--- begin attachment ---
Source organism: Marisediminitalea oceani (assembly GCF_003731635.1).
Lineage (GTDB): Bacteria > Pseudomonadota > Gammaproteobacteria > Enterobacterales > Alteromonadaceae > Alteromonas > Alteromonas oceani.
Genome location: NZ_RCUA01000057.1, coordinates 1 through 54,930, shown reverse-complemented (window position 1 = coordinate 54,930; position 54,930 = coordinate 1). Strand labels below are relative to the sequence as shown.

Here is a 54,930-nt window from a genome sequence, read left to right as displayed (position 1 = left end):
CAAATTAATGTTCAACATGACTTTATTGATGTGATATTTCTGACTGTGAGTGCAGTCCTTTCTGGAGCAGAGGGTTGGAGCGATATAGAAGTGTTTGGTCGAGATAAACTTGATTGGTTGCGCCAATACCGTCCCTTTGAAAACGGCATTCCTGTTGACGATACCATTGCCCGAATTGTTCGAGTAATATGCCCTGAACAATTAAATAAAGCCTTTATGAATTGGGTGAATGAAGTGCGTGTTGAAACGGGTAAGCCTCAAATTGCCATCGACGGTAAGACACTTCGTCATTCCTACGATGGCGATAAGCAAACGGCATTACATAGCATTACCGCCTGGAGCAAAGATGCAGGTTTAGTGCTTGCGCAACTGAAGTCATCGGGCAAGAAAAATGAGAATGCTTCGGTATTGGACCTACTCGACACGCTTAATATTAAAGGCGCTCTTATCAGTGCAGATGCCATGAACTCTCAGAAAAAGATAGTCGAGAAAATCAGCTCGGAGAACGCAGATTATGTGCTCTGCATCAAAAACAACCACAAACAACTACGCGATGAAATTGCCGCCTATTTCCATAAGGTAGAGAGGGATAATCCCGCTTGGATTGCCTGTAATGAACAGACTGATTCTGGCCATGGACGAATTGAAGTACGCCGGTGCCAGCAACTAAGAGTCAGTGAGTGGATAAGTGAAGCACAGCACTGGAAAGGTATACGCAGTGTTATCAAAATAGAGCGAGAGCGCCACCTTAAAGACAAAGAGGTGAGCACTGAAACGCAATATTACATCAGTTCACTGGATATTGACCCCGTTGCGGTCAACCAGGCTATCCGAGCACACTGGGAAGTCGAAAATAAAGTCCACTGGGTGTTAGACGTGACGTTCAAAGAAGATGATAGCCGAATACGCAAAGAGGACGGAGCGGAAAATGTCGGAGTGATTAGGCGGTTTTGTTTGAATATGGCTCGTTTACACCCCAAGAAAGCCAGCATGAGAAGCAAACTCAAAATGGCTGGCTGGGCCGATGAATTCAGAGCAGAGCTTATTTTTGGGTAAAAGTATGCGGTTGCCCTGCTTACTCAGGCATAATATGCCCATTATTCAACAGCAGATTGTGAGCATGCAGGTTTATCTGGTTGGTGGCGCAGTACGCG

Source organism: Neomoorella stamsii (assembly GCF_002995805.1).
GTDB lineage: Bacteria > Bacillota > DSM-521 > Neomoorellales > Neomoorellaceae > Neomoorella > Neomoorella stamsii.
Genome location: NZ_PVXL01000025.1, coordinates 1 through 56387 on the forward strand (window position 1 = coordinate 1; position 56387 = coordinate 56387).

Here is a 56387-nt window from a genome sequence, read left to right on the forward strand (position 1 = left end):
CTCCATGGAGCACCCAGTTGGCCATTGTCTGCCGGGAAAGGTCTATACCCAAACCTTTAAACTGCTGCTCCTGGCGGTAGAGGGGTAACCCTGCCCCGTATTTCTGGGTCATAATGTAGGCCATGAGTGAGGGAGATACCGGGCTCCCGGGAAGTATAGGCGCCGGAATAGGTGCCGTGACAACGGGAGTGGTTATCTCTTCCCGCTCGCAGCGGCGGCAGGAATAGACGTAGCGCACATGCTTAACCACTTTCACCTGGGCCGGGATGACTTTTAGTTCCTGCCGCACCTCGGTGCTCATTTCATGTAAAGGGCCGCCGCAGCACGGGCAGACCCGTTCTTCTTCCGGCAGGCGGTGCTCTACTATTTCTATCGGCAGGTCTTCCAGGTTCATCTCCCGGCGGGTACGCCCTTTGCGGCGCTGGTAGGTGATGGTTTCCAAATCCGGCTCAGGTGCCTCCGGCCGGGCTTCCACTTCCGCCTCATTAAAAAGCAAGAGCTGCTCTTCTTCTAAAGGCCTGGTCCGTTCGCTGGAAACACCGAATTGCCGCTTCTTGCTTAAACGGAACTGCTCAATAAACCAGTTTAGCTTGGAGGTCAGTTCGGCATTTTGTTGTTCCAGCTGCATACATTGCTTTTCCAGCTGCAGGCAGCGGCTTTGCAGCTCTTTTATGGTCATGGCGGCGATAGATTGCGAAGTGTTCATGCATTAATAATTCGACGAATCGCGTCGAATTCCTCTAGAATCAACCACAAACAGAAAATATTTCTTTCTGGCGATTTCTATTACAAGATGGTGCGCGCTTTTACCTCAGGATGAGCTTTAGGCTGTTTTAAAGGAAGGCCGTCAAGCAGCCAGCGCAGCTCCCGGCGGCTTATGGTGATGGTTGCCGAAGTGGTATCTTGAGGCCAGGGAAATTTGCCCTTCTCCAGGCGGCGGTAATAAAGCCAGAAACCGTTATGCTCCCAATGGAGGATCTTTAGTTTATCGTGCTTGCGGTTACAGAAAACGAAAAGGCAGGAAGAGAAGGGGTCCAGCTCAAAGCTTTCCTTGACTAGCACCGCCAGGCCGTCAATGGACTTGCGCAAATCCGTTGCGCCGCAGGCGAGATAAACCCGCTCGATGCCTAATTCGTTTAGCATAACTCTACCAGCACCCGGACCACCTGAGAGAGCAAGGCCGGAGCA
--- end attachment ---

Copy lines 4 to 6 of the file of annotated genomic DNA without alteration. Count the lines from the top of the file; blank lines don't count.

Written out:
Here is a 54,930-nt window from a genome sequence, read left to right as displayed (position 1 = left end):
CAAATTAATGTTCAACATGACTTTATTGATGTGATATTTCTGACTGTGAGTGCAGTCCTTTCTGGAGCAGAGGGTTGGAGCGATATAGAAGTGTTTGGTCGAGATAAACTTGATTGGTTGCGCCAATACCGTCCCTTTGAAAACGGCATTCCTGTTGACGATACCATTGCCCGAATTGTTCGAGTAATATGCCCTGAACAATTAAATAAAGCCTTTATGAATTGGGTGAATGAAGTGCGTGTTGAAACGGGTAAGCCTCAAATTGCCATCGACGGTAAGACACTTCGTCATTCCTACGATGGCGATAAGCAAACGGCATTACATAGCATTACCGCCTGGAGCAAAGATGCAGGTTTAGTGCTTGCGCAACTGAAGTCATCGGGCAAGAAAAATGAGAATGCTTCGGTATTGGACCTACTCGACACGCTTAATATTAAAGGCGCTCTTATCAGTGCAGATGCCATGAACTCTCAGAAAAAGATAGTCGAGAAAATCAGCTCGGAGAACGCAGATTATGTGCTCTGCATCAAAAACAACCACAAACAACTACGCGATGAAATTGCCGCCTATTTCCATAAGGTAGAGAGGGATAATCCCGCTTGGATTGCCTGTAATGAACAGACTGATTCTGGCCATGGACGAATTGAAGTACGCCGGTGCCAGCAACTAAGAGTCAGTGAGTGGATAAGTGAAGCACAGCACTGGAAAGGTATACGCAGTGTTATCAAAATAGAGCGAGAGCGCCACCTTAAAGACAAAGAGGTGAGCACTGAAACGCAATATTACATCAGTTCACTGGATATTGACCCCGTTGCGGTCAACCAGGCTATCCGAGCACACTGGGAAGTCGAAAATAAAGTCCACTGGGTGTTAGACGTGACGTTCAAAGAAGATGATAGCCGAATACGCAAAGAGGACGGAGCGGAAAATGTCGGAGTGATTAGGCGGTTTTGTTTGAATATGGCTCGTTTACACCCCAAGAAAGCCAGCATGAGAAGCAAACTCAAAATGGCTGGCTGGGCCGATGAATTCAGAGCAGAGCTTATTTTTGGGTAAAAGTATGCGGTTGCCCTGCTTACTCAGGCATAATATGCCCATTATTCAACAGCAGATTGTGAGCATGCAGGTTTATCTGGTTGGTGGCGCAGTACGCG

Source organism: Neomoorella stamsii (assembly GCF_002995805.1).